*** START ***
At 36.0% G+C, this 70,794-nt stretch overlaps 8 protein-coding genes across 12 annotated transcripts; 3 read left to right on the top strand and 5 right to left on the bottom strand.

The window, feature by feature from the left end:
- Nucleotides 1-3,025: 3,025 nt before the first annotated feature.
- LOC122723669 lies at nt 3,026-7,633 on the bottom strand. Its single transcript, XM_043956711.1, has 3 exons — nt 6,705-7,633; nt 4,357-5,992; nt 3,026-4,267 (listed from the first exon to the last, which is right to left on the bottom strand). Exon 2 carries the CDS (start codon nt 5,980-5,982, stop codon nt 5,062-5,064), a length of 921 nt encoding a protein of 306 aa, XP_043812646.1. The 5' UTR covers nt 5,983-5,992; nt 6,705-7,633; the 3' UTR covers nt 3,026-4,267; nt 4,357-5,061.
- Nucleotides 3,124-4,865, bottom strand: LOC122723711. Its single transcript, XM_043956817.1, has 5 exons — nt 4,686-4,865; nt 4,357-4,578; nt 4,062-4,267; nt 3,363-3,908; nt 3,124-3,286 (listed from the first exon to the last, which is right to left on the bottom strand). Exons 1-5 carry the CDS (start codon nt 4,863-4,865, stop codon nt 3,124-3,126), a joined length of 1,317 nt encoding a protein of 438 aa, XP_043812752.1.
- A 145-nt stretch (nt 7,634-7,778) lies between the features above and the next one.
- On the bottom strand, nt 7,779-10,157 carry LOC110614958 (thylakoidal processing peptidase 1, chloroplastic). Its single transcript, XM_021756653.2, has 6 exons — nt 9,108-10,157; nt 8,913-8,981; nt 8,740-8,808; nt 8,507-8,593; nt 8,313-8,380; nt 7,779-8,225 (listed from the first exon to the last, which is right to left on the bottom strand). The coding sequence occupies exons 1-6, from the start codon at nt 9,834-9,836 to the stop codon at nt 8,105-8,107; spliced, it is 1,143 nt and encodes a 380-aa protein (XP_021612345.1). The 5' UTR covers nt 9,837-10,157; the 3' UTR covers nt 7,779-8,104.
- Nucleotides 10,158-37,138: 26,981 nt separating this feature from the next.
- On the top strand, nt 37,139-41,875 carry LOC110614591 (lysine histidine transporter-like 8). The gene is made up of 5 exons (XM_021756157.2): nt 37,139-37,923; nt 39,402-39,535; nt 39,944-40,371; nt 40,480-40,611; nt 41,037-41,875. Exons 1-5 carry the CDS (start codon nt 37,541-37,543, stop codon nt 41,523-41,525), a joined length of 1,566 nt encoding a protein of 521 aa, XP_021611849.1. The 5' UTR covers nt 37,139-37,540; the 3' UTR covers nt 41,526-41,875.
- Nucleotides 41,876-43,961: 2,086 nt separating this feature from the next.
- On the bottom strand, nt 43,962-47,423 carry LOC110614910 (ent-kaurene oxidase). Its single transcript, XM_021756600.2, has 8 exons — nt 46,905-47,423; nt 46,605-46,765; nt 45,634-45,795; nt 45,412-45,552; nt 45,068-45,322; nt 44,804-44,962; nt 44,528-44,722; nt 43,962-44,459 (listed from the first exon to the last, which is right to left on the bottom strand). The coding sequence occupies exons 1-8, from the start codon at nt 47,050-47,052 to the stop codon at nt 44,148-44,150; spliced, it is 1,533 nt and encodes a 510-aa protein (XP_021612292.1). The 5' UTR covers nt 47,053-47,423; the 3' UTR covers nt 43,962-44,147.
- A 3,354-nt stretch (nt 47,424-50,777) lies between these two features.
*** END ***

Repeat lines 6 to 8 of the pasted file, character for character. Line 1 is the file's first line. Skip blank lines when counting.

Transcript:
- A 145-nt stretch (nt 7,634-7,778) lies between the features above and the next one.
- On the bottom strand, nt 7,779-10,157 carry LOC110614958 (thylakoidal processing peptidase 1, chloroplastic). Its single transcript, XM_021756653.2, has 6 exons — nt 9,108-10,157; nt 8,913-8,981; nt 8,740-8,808; nt 8,507-8,593; nt 8,313-8,380; nt 7,779-8,225 (listed from the first exon to the last, which is right to left on the bottom strand). The coding sequence occupies exons 1-6, from the start codon at nt 9,834-9,836 to the stop codon at nt 8,105-8,107; spliced, it is 1,143 nt and encodes a 380-aa protein (XP_021612345.1). The 5' UTR covers nt 9,837-10,157; the 3' UTR covers nt 7,779-8,104.
- Nucleotides 10,158-37,138: 26,981 nt separating this feature from the next.